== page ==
An Extravaganza of Activity for Financial Policy Nerds
Some people enjoy spending time outdoors hiking or camping. Others join book clubs. Some are hardcore sports fans. A (much) smaller subset eat, sleep and breathe financial services policy. We helpfully point out to our spouses, repeatedly and proudly, fictional scenes and conversations added to HBO’s adaptation of Too Big to Fail for dramatic purposes. Though their spouses roll their eyes with every outburst, we know with complete certainty that, deep down, they appreciate the unsolicited bonus commentary. We swap stories of our favorite Banking or Financial Services committee hearings. We look forward to long-haul flights for the periodic opportunity to reread, uninterrupted, the 2011 report issued by the Financial Crisis Inquiry Commission, which we’ve had saved on our iPads since the day it was released, just for kicks. For this admittedly very small universe of banking policy nerds, this week has been momentous.
First, some context. Congress passed, and President Obama signed into law, the Dodd-Frank Wall Street and Consumer Protection Act in the summer of 2010. By any objective metric, Dodd-Frank was massive in its breadth. The leading legal firm Davis Polk concluded that Dodd-Frank required the financial regulatory agencies to write 390 new rules, which has translated into more than 22,000 pages of rules and guidelines from the federal financial agencies. To put that in perspective, that’s the equivalent of reading Tolstoy’s War and Peace almost 18 times.
In more traditional political periods, there is a predictable chain of events that follows enactment of such significant legislation: a few years after the new law has been implemented, Congress, with little fanfare or hubbub, identifies areas of the bill that, though perhaps brilliant in theory when written by a Congressional staffer in a cramped office at 2 am, have proven to be difficult to work with in reality. Congress then enacts a rational, bipartisan package of technical corrections and fixes. We are, of course, not in a traditional political period and haven’t been for some time. Accordingly, no significant changes to Dodd-Frank had been approved by Congress since the bill was signed into law nearly eight years ago. Until today.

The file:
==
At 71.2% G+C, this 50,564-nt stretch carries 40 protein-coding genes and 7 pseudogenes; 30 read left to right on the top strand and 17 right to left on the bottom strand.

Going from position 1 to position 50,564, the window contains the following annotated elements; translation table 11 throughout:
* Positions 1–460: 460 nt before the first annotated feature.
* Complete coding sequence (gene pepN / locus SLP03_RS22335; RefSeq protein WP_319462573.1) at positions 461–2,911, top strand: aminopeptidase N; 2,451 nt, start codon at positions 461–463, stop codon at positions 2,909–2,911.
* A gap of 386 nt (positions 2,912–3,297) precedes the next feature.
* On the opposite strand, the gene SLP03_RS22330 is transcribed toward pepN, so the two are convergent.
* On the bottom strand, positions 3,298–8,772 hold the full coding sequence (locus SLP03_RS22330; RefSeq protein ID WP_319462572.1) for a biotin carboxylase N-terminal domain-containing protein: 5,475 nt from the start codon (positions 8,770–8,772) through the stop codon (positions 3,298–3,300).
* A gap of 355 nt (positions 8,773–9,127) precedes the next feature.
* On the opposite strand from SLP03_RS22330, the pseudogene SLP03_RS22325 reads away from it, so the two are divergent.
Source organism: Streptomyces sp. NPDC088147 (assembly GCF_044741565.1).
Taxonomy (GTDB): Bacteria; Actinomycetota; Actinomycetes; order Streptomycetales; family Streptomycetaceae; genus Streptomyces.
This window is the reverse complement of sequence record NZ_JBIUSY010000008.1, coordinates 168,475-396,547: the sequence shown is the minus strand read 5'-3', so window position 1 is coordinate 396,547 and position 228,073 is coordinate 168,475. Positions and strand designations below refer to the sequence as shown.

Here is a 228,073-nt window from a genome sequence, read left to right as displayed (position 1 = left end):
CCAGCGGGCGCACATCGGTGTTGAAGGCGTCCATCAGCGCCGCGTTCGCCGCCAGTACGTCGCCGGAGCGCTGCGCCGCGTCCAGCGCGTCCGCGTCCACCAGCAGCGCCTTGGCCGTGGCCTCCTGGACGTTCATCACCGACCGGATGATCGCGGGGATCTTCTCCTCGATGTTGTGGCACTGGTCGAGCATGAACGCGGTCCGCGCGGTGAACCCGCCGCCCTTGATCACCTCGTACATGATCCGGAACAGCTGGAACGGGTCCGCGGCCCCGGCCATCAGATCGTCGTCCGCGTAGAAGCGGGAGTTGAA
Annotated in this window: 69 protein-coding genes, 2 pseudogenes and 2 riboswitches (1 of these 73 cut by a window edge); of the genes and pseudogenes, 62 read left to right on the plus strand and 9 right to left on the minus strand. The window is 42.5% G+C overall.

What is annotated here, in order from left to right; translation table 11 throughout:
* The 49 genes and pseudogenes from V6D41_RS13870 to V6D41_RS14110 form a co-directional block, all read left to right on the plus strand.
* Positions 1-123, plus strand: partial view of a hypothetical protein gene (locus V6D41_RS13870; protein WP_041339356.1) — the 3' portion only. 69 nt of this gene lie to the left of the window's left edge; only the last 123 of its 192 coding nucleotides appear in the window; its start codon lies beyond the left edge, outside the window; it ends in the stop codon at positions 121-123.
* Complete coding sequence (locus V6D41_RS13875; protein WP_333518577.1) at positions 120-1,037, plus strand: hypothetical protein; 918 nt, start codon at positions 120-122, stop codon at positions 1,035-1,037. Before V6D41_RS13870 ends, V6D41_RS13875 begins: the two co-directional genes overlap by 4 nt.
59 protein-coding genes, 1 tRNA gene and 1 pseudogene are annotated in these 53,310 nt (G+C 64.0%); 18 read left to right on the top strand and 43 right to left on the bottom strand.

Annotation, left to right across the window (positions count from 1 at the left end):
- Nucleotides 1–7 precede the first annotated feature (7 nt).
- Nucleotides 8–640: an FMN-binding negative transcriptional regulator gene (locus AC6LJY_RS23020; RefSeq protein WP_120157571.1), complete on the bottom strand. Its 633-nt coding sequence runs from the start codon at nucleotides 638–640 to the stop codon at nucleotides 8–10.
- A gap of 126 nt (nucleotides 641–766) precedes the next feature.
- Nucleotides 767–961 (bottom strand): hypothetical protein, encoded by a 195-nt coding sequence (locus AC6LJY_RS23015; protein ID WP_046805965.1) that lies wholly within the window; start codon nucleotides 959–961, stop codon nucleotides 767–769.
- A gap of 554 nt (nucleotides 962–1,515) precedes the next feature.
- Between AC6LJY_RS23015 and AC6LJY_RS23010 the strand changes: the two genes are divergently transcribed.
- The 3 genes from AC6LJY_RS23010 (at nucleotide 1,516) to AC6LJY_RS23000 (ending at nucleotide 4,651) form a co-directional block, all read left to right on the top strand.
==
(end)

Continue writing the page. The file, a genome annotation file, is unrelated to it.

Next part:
In a signing ceremony at the White House this afternoon, President Trump signed the Economic Growth, Regulatory Relief, and Consumer Protection Act into law. The legislation, which passed both the House and the Senate with bipartisan support, marks the first substantive changes to Dodd-Frank’s regulatory regime the financial system has seen. The new law, among other provisions, revises Dodd-Frank to allow banks with less than $250b in total assets to escape enhanced regulatory supervision, exempts institutions with less than $10b in assets from the Volcker Rule, and expands the definition of “qualified mortgage” for smaller financial institutions, which proponents argue will make it easier for community banks to provide access to credit for their customers. Though the bill is relatively modest – Republican-only legislative proposals have included provisions that would significantly change the structure of or entirely eliminate the Consumer Financial Protection Bureau, for example – liberal Democrats derided its enactment. Sen. Elizabeth Warren (D-MA), for example, argued that in allowing the bill to become law, “We’ll be paving the way for the next big crash. It’s time for the rest of us to fight back and demand that Washington work for us, not the big bank lobbyists.”